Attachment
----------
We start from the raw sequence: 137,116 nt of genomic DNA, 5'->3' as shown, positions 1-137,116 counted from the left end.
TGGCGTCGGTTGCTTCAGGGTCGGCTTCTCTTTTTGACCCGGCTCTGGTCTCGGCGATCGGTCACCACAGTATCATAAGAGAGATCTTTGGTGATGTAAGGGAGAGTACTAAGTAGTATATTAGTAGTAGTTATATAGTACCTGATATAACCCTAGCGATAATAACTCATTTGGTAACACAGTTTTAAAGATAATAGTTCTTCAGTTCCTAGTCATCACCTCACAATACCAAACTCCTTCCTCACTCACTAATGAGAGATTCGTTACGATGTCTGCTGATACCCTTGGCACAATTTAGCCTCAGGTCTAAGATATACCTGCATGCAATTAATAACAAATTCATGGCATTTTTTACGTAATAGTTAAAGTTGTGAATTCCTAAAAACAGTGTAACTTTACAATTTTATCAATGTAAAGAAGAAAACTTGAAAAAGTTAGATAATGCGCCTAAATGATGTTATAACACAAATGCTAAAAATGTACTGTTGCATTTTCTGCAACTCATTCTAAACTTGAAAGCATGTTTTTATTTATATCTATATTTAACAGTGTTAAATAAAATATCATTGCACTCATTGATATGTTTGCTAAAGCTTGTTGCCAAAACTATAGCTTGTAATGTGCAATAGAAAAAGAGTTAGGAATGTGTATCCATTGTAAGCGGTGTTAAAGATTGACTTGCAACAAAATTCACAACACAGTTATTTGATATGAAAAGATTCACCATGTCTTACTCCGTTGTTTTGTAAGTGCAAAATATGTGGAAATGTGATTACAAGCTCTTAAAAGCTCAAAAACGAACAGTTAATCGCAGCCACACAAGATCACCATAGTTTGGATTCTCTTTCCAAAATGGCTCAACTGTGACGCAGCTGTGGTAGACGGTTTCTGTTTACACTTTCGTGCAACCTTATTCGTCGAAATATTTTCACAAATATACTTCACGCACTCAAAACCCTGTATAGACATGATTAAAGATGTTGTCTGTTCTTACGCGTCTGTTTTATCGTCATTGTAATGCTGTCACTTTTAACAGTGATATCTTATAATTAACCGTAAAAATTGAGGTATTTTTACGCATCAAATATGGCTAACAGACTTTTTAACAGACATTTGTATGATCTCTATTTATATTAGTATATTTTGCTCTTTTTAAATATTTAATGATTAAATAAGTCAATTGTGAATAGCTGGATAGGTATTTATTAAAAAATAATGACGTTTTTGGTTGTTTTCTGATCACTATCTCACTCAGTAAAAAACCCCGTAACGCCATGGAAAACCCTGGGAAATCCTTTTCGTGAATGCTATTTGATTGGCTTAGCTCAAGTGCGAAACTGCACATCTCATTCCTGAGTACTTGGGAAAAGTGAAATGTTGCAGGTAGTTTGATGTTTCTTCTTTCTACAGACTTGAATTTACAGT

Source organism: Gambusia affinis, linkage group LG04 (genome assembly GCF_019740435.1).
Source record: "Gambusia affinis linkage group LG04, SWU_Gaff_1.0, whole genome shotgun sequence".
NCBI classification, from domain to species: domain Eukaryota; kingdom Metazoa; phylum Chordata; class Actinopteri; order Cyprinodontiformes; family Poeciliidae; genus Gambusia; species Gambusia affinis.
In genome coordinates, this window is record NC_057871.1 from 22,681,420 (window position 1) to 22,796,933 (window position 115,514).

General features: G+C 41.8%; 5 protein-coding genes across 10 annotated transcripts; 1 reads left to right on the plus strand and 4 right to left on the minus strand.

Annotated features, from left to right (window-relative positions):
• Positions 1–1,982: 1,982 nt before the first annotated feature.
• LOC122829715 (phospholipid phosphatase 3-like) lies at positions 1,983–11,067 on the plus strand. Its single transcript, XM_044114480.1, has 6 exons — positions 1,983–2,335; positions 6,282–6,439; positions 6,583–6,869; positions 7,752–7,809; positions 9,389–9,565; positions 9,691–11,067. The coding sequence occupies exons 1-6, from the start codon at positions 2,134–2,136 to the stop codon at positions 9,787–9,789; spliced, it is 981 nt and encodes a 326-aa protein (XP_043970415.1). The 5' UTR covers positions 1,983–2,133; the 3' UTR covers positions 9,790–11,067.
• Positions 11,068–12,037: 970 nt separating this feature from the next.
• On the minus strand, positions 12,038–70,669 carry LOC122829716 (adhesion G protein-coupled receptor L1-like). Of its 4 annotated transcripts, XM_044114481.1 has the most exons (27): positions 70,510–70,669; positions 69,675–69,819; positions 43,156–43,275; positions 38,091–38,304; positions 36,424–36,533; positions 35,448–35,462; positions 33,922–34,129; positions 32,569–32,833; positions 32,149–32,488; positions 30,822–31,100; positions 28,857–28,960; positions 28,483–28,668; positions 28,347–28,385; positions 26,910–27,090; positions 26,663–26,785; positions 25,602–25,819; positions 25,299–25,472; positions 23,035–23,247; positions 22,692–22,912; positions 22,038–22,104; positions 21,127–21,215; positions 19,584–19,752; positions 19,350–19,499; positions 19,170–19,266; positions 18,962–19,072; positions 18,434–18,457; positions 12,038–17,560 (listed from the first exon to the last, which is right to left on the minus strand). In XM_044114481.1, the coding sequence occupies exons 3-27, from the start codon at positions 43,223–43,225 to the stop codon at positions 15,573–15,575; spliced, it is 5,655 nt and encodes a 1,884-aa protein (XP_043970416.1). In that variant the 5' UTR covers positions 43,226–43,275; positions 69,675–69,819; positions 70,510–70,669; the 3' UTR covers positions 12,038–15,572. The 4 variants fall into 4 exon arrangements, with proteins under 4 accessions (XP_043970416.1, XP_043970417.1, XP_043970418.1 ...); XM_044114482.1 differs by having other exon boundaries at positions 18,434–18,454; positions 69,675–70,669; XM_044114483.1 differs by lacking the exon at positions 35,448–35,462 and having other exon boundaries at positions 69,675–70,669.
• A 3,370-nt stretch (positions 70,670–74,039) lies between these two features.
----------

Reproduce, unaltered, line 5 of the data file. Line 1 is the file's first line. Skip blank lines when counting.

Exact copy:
NCBI classification, from domain to species: domain Eukaryota; kingdom Metazoa; phylum Chordata; class Actinopteri; order Cyprinodontiformes; family Poeciliidae; genus Gambusia; species Gambusia affinis.